PRINT May 2014


Nancy Holt

Nancy Holt shooting the film Sun Tunnels, 1978, Lucin, UT. Photo: Lee Deffebach.

NANCY HOLT completed her earth time on February 8. She remains an enduring influence for those of us who knew her and for those of us who continue to experience her work.

I first met Nancy in 1966 with her husband, the artist Robert Smithson. Bob was one of the early proponents of Minimal art and Land art, two movements that prevailed among the artists I showed at Dwan Gallery in New York and Los Angeles. At that time, Nancy was reticent about her work, while Smithson’s art moved to the forefront. It is only in retrospect that I realized Nancy actually spearheaded those movements—and that in fact, she was actively writing poetry, filming, and photographing all along.

In 1967, the three of us traveled together on a number of excursions through the mid-Atlantic region from New Jersey to Virginia, in search of available land for potential Earthworks. Nancy was the intrepid driver and researcher as we made our way to cranberry bogs and the little airfield deep within the New Jersey Pine Barrens (the outcome of which was Bob’s first non-site). In 1969, we traveled to the Yucatán Peninsula. Nancy arranged all the necessities, and we visited the archaeological sites at Palenque, Uxmal, Bonampak, and Yaxchilan. There, Bob saw us as three Mayan gods, each with a defining perspective. In 1970, after he completed Spiral Jetty in Utah, I visited there twice with him and Nancy.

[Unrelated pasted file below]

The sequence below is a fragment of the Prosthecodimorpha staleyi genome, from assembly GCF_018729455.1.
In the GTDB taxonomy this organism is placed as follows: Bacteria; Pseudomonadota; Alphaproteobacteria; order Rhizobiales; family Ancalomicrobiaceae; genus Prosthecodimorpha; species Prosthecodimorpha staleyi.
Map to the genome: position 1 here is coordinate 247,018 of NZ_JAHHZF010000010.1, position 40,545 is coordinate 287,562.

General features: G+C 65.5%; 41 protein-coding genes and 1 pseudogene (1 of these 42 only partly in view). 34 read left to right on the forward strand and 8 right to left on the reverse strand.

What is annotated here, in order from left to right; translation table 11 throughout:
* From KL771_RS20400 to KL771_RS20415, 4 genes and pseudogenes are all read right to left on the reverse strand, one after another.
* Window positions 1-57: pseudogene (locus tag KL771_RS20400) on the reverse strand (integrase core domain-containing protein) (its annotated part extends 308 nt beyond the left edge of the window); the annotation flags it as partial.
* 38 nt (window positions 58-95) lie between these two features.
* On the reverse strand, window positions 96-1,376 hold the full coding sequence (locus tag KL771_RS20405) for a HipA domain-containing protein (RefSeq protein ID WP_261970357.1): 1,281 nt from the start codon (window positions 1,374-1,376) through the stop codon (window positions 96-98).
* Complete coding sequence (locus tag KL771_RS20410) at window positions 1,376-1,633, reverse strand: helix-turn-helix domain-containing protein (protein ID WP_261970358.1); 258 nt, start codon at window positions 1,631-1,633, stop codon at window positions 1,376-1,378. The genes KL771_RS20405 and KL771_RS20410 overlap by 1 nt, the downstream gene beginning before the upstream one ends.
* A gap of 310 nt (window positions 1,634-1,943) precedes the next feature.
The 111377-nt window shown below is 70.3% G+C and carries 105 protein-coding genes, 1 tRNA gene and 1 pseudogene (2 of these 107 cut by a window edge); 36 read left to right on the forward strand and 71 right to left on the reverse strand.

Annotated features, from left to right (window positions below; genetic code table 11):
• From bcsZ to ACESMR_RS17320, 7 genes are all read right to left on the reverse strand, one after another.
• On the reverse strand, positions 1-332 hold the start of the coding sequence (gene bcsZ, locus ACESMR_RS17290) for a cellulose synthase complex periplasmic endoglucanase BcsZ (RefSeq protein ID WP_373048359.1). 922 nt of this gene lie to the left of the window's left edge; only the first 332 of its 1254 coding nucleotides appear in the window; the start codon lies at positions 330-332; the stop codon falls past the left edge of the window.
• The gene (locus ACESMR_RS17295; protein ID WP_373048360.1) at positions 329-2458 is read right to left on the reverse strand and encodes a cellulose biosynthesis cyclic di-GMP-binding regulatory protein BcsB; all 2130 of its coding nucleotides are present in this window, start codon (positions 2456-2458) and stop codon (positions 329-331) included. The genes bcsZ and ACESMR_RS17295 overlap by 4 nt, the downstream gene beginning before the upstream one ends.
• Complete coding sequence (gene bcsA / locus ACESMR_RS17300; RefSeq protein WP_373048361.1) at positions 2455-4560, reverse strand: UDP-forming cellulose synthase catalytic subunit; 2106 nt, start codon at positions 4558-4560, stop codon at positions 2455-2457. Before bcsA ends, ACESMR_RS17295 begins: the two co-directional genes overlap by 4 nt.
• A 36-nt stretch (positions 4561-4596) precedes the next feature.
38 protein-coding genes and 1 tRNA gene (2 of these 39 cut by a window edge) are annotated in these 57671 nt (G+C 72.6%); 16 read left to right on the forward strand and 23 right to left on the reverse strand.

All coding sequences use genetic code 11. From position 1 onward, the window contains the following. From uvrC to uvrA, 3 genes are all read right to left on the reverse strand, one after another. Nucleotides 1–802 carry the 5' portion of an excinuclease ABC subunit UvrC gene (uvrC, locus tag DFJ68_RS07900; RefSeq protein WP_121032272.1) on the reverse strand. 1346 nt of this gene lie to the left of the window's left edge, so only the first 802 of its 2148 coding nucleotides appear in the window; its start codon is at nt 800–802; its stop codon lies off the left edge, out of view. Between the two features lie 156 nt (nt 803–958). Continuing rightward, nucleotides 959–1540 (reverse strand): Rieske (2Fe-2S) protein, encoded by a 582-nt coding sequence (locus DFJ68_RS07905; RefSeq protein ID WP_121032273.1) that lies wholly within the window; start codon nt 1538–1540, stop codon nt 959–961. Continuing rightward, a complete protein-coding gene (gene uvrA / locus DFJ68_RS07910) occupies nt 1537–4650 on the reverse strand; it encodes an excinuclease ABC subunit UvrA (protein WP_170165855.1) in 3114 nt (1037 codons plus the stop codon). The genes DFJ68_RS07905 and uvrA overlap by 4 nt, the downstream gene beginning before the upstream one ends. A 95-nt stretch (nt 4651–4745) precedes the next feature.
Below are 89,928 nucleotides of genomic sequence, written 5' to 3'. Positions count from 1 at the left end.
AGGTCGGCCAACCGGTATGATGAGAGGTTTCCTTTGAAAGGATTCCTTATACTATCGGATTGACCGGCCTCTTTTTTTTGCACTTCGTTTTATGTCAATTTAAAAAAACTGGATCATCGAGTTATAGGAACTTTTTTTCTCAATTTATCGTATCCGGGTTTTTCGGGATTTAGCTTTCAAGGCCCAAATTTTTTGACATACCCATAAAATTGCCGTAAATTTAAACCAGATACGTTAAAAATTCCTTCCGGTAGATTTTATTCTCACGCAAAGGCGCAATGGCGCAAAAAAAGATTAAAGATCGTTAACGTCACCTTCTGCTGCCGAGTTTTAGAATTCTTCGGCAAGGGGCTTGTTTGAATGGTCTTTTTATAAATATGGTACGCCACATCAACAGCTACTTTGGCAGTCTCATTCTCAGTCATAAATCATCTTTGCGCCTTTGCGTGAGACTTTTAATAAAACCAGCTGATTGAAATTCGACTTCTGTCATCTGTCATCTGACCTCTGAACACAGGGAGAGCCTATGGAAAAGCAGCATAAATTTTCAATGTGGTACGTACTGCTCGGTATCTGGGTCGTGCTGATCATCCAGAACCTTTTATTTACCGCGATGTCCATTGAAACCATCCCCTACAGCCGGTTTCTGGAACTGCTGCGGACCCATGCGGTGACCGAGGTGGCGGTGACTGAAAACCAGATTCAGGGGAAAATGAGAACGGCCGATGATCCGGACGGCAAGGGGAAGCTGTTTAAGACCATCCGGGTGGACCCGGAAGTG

Bob died in 1973 in a plane crash while reconnoitering for Amarillo Ramp. In his absence, Nancy pushed forward, bringing together Richard Serra, Tony Shafrazi, and others to finish the piece following Bob’s specifications. It was completed that same year. I noticed shortly before his death that Bob was producing less work. I asked him why he was not creating as much as he had in the past, and he answered, “It’s Nancy’s turn now.”

After Bob’s death, Nancy went on to create a number of important works, including Sun Tunnels, 1973–76; Dark Star Park,1979–84; Missoula Ranch Locators: Vision Encompassed,1972; Hydra’s Head, 1974; and Up and Under, 1998. Sun Tunnels, her best-known work, invokes the circle as a viewing device, through four cylinders placed in the Great Basin Desert, Utah, in alignment with the path of the sun during solstices, and therefore acting as a kind of compass. Round holes drilled through the surfaces of the large concrete tubes mirror the configurations of the constellations of Capricorn, Columba, Draco, and Perseus, bringing forth an awareness of the earth and the sky.

Nancy had a brilliant, active mind. Her thoughts and points of view were abundant and creative, yet she was always meticulous and exacting in her realization of them. Right up until the last possible moment, she worked tirelessly from the hospital to complete her film The Making of Amarillo Ramp (2013).

I had the opportunity to visit Nancy toward the end of her life. She was battling an acute and rapidly growing leukemia. Her equanimity and caring were powerful examples of her many years as a Buddhist follower and teacher. She maintained a thoughtful, kind spirit throughout the four short months that ensued. At the end, she requested that people not try to phone or visit her. She chose instead to turn within.

I, among many others, will regret no longer experiencing Nancy’s earthly presence. But her life proved to be a very complete one. Her art provides us with an experience of interactivity between the cosmos and the earth. I believe that her inner journey also brought her life full circle.

Virginia Dwan is the former owner and executive director of the Dwan Gallery, Los Angeles, and the Dwan Gallery, New York. She currently lives in New York and Santa Fe, NM.